TOLM ' August 7, 1884.
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NEW HAVEN, CONN.
Thursday, Angus! T, 1884.
NKW ADVERTISEMENTS TO-DAY.
Boef TetHleTlnlns KrlsMe Hurt.
tot Kent Hme T. (t. Rkisn ft Son.
or Rwlt HntMP "A. B."
irtwf Inland Houw -It, t, Itlllam,
I'lfKipM framfs At Nmihrp
Hnfe InverttwMs-J, tXrklnson Co.
ivmit-mj 7lf.tm Mntk T Moll tfcMNett,
WsntMW ftiltintlrm m llBinH'm mrwt,
Wntl Hltnstlm-IW9 IItbimI Mrwt,
Wntot- Xllimllili- ho Yin Stfwt,
WirttmtlllliM- l,i (1ipel WrwH, '
inrntcATKWM rn t-bay.
IIXWU H lif tHK I'HIHV MO41, SV
fur How uglaiMlt'aitly ukiudy wuailmr and
ouutwl'rtml tflMiwr, NouMiwcMttarly winds, slight
change in tiitiuratun.a
For Uih middla Hist UefUfrally fair weattier ax
cent in tlut extreme ninth tuui mmiimrn ixstions.
partly cloudy weallutr, lues.1 rains, wind gentsralty
souuusriy, Hiitfut uiiaiiKtai lit UJiuperaiurtt.
Rev.A. H. Hall, ot Meriden, has gone West
on a vacation trip.
Bishop McMahou, will return from Europe
the last of this month.
The visiting Odd Fellows from Massachn-
. aetta returned home yesterday.
The Sixteenth regiment's reunion will be at
Savin Rock, probably, September 17th.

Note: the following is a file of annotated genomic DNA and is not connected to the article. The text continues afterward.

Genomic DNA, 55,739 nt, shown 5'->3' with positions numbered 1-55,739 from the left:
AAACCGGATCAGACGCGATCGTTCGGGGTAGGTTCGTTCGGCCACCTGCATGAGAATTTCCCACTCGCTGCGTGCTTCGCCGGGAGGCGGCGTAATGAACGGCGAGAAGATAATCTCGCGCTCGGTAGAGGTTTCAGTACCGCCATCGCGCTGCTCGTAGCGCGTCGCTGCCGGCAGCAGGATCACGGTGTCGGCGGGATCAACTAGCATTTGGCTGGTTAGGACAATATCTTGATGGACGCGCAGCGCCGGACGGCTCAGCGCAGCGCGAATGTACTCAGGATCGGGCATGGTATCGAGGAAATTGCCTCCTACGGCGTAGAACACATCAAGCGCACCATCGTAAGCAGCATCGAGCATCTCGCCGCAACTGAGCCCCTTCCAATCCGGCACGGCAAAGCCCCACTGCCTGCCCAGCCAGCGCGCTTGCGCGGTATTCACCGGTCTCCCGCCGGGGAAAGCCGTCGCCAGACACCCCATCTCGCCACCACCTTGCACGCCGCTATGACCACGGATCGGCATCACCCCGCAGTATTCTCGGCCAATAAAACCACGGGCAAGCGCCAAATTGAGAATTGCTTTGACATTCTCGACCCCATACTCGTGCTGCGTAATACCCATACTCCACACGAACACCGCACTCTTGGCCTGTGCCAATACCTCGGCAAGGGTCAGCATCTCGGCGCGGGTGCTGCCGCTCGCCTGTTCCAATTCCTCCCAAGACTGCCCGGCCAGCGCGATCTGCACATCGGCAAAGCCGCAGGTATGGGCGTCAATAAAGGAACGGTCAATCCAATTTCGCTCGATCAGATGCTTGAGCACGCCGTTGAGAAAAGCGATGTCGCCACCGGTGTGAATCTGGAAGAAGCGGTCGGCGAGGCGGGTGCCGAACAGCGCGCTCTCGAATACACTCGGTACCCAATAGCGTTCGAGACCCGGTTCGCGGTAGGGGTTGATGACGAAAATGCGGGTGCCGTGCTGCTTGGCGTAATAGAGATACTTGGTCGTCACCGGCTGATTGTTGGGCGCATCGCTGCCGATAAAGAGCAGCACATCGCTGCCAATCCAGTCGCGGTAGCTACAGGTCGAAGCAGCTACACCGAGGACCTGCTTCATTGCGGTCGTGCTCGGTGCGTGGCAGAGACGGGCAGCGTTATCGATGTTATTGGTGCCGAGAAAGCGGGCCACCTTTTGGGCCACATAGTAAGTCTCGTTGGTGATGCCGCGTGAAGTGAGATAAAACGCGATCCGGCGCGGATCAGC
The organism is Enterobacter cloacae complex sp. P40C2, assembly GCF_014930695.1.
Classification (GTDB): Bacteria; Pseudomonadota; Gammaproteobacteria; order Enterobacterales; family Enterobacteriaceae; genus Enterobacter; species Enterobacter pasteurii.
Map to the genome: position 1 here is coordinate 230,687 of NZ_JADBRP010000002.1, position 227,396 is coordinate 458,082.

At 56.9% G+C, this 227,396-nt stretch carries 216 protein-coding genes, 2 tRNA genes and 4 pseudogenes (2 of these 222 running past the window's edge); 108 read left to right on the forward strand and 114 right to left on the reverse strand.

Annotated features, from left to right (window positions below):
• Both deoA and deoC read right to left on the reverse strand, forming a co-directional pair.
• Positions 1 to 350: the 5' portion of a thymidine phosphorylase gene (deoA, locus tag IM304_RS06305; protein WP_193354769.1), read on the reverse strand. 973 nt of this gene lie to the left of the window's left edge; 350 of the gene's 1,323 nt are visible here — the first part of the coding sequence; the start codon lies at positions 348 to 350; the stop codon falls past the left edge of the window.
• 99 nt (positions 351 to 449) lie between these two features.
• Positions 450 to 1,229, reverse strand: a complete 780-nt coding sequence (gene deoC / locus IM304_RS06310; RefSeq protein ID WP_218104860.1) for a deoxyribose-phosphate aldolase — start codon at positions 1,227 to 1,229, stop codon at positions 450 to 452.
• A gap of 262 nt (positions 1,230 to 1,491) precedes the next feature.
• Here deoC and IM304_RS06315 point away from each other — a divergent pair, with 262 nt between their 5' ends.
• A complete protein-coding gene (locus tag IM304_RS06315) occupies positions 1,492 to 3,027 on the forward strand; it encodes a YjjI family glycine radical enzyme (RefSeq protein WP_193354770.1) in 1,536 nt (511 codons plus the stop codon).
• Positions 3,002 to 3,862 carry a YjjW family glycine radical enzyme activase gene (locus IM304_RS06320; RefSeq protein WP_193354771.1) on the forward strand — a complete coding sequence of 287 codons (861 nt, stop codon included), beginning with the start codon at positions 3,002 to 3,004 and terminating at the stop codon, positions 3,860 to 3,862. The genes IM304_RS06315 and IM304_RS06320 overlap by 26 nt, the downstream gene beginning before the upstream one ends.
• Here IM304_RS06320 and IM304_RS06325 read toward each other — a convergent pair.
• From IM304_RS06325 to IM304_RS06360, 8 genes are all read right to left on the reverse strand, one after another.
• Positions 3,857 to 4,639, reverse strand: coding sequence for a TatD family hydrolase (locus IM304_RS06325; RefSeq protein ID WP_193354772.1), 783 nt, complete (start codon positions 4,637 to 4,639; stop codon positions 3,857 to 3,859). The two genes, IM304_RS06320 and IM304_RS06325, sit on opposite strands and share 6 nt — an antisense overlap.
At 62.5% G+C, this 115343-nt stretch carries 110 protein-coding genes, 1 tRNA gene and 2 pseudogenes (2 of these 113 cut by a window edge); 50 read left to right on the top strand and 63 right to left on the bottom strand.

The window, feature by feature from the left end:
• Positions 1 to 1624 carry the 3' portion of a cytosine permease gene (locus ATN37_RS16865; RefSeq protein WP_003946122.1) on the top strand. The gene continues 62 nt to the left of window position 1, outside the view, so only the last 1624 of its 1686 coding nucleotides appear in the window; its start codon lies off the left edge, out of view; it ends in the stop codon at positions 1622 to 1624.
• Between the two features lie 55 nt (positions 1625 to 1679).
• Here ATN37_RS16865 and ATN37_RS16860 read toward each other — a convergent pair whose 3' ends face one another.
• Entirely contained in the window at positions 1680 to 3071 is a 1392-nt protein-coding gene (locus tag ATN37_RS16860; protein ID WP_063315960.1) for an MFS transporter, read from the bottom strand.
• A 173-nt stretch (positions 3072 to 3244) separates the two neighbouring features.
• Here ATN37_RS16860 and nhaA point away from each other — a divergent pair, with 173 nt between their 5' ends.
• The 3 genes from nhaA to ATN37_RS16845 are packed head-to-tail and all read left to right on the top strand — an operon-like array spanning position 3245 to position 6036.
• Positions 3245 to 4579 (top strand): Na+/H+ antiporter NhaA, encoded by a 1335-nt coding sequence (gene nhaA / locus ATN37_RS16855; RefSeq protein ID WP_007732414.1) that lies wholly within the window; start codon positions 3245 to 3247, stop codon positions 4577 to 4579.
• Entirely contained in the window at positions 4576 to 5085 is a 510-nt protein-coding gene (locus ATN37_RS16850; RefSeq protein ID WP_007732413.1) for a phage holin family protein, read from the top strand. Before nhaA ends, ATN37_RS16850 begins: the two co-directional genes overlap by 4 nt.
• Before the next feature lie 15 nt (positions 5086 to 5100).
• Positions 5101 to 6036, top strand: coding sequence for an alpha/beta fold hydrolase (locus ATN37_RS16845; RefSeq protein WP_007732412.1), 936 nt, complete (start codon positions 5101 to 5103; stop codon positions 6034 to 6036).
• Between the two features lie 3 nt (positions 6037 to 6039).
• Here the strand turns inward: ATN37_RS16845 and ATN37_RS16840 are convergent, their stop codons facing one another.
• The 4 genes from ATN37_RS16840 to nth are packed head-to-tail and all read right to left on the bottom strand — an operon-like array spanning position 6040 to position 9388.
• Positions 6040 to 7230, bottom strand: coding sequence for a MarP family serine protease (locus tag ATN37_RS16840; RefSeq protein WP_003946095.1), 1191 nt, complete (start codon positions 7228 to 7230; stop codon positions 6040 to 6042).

A $600 telescope has been put in Mr. Cur
tis' tower on the camp ground at Niantic.
Peck & Fnsbie, 300 State street,
receive a carload of peaches this af
The Baltimore association base ball nine
play an exhibition game in Meriden to-morrow
The largest tax bill paid since the tax bills
were sent out was paid yesterday by Sargent
& Co., $13,279.20.
The reunion of the Second C. H. A. will be
held in Waterbury Sept. 11th, with din
ner at the Scovill House.
The Knights of Honor picnic and clambake
at Seaside Park, Bridgeport, on Saturday
promises to be a big affair.
A human skull and other bones were found
under an apple tree in Milford the other day
by a lady out picking blackberries.
Paulina Eenner, aged twenty-seven, un
married, died at the hospital yesterday of
' peritonitis. She had worked for a Mrs.
Stein of 551 State street.
William Pendleton was bound over to the
Superior court in 350 Tuesday evening for
complicity in an assault upon Pauline Silli
man. He furnished bail.
Mrs.JJoseph Jones, who died recently in
New York at the age of 86, was buried in
Old Saybrook Friday by the side of her hus
band who was interred there forty-eight years
The selectmen of Derby and Huntington
have notified the telephone company to re
move their wires from the Housatonic bridge,
the company having refused to place a tele
phone in the town clerk's office.
Major H. H. Strong and Police ' Comm is
sioner F. H. Hart with their families are to
start to-day for a pleasure trip. The White
Mountains and Portland, Maine, are among
the summer resorts that the party intend to